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How to Remove Moiré Patterns in Photos Using Lightroom Classic

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Read Time: 3 mins

You may or may not have come across the term "moiré pattern", but I'm willing to bet that your eyes have come across this visual quirk before and wondered what to do about them! In this tutorial, we're going to learn how to identify a moiré pattern and how to use Lightroom to minimize its effect.

What Is a Moiré Pattern?

A moiré pattern is a strange-looking wavy pattern that can appear in an image when the object being photographed contains repetitive details, such as lines or dots, that exceed the resolution of the camera's sensor. This exists entirely as a digital phenomenon as moiré is almost never found in nature. However, it can easily appear in photographs with a detailed pattern.

How to Remove a Moiré Pattern in Lightroom

Unfortunately, there's no tool available to fully remove a moiré pattern in Lightroom. Because the issue actually lies in the camera's sensor, we can only do our best to mitigate the problem in post-production—we can't remove it entirely. This is one of those instances where a slightly different aperture, changing the angle of the camera, or adjusting the lighting of the subject would be the best options for removing a moiré pattern.

All is not lost, though. Here's how we can deal with a moiré pattern in Lightroom. There's some minor moiré pattern on this checked shirt. 

moire pattern examplemoire pattern examplemoire pattern example

The first step is to make a selection of the shirt. I'll use the Brush Tool (K) to mask the shirt.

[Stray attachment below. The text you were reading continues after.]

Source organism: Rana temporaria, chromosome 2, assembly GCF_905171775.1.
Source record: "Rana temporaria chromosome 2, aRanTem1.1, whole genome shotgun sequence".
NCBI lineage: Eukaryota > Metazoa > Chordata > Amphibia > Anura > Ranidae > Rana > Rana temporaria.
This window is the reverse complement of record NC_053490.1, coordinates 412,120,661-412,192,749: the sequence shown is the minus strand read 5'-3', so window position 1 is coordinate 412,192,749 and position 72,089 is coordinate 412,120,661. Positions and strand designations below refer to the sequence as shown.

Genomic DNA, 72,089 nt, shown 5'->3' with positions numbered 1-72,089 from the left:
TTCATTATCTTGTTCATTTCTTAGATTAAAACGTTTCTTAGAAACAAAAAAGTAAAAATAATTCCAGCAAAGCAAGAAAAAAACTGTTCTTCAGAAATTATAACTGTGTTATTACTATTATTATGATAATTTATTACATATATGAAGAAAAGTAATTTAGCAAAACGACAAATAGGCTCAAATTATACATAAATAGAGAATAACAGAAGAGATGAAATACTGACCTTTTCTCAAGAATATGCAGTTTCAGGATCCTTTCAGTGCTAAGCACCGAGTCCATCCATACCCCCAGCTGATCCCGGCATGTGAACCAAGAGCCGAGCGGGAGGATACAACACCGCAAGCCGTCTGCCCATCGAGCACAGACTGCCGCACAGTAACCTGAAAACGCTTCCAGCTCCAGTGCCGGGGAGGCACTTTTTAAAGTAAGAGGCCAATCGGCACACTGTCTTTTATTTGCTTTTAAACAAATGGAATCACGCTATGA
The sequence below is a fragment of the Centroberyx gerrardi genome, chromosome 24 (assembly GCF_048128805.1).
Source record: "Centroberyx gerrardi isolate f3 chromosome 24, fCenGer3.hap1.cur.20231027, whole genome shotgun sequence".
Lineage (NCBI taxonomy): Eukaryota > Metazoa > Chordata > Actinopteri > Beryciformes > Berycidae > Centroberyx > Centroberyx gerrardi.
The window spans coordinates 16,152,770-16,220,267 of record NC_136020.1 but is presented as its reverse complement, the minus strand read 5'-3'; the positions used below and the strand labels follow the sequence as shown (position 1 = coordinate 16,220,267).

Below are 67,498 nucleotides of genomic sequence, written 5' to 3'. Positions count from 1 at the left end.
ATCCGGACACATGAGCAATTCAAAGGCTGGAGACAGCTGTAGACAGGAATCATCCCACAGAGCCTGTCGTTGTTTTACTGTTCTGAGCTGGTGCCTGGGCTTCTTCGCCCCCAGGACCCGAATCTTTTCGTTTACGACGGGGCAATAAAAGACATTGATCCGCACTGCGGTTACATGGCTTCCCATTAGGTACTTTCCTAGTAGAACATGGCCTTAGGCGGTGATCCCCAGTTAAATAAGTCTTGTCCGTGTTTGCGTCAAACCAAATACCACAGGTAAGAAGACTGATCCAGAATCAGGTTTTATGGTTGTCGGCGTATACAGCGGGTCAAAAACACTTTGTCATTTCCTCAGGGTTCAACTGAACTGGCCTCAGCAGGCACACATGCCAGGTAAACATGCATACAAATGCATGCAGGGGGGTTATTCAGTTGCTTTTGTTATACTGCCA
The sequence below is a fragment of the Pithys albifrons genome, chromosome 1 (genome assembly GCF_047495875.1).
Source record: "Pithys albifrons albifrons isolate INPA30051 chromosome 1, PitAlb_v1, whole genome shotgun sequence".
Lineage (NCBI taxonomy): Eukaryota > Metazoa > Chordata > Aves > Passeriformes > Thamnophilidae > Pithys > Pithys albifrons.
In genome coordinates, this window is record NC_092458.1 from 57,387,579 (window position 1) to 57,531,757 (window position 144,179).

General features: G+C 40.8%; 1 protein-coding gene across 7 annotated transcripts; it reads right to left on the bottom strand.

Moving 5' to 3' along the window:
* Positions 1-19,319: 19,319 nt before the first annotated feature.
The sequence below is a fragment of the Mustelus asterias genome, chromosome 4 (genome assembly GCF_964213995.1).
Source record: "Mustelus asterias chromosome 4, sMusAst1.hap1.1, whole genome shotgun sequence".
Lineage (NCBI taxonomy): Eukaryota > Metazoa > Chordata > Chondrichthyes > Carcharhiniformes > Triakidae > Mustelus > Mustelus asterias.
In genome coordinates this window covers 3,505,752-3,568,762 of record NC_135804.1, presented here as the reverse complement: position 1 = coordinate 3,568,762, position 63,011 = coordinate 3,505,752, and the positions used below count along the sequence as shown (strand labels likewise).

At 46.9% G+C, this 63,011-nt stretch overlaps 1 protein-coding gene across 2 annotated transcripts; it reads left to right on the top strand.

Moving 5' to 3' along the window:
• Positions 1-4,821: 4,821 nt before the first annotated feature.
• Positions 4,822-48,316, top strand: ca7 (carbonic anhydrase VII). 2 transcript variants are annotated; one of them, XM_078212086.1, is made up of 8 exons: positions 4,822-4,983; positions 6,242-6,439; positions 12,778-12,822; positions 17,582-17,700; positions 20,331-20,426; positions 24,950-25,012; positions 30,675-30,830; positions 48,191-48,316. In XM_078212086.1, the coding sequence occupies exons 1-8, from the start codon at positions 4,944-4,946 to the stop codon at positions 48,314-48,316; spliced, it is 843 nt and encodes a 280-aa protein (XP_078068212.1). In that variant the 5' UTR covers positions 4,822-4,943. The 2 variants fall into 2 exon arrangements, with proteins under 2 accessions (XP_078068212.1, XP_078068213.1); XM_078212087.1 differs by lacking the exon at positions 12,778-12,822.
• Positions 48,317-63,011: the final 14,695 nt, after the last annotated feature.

make a selection of the shirt.make a selection of the shirt.make a selection of the shirt.

Now that I've masked the shirt, let's locate the Moiré adjustment. Lightroom has located it all the way at the bottom of the Effects Adjustments panel.

 Effects Adjustments panel. Effects Adjustments panel. Effects Adjustments panel.

The moiré adjustment works in the opposite way to what you might expect. Positive values increase the amount of moiré correction, and negative values decrease the amount of moiré correction. 

Generally, a moiré correction of somewhere between 60 and 80 should be plenty. I've chosen a Moiré correction of 67.

Notice how some of the transitions have now been softened between the crunchy detailed sections of the shirt.

Limitations of Moiré Pattern Corrections in Lightroom

Here's an example of a photo of a barn with a really bad moiré pattern on the barn door.

barn with a really bad moiré pattern on the barn door.barn with a really bad moiré pattern on the barn door.barn with a really bad moiré pattern on the barn door.
© Copyright Roger Gilbertson and licensed for reuse under creativecommons.org/licenses/by-sa/2.0

I'll make a selection of the door, and move the moiré adjustment all the way to 100.

move the moiré adjustment all the way to 100.move the moiré adjustment all the way to 100.move the moiré adjustment all the way to 100.

As you can see, there isn't much change to the door as the moiré adjustment has reached its limit. This is an example of where recording this barn door at a slightly different angle or with a different aperture could have yielded a better result.

I hope this has helped demystify moiré patterns and gives you a few things to think about when you come across one of these on your upcoming shoots.

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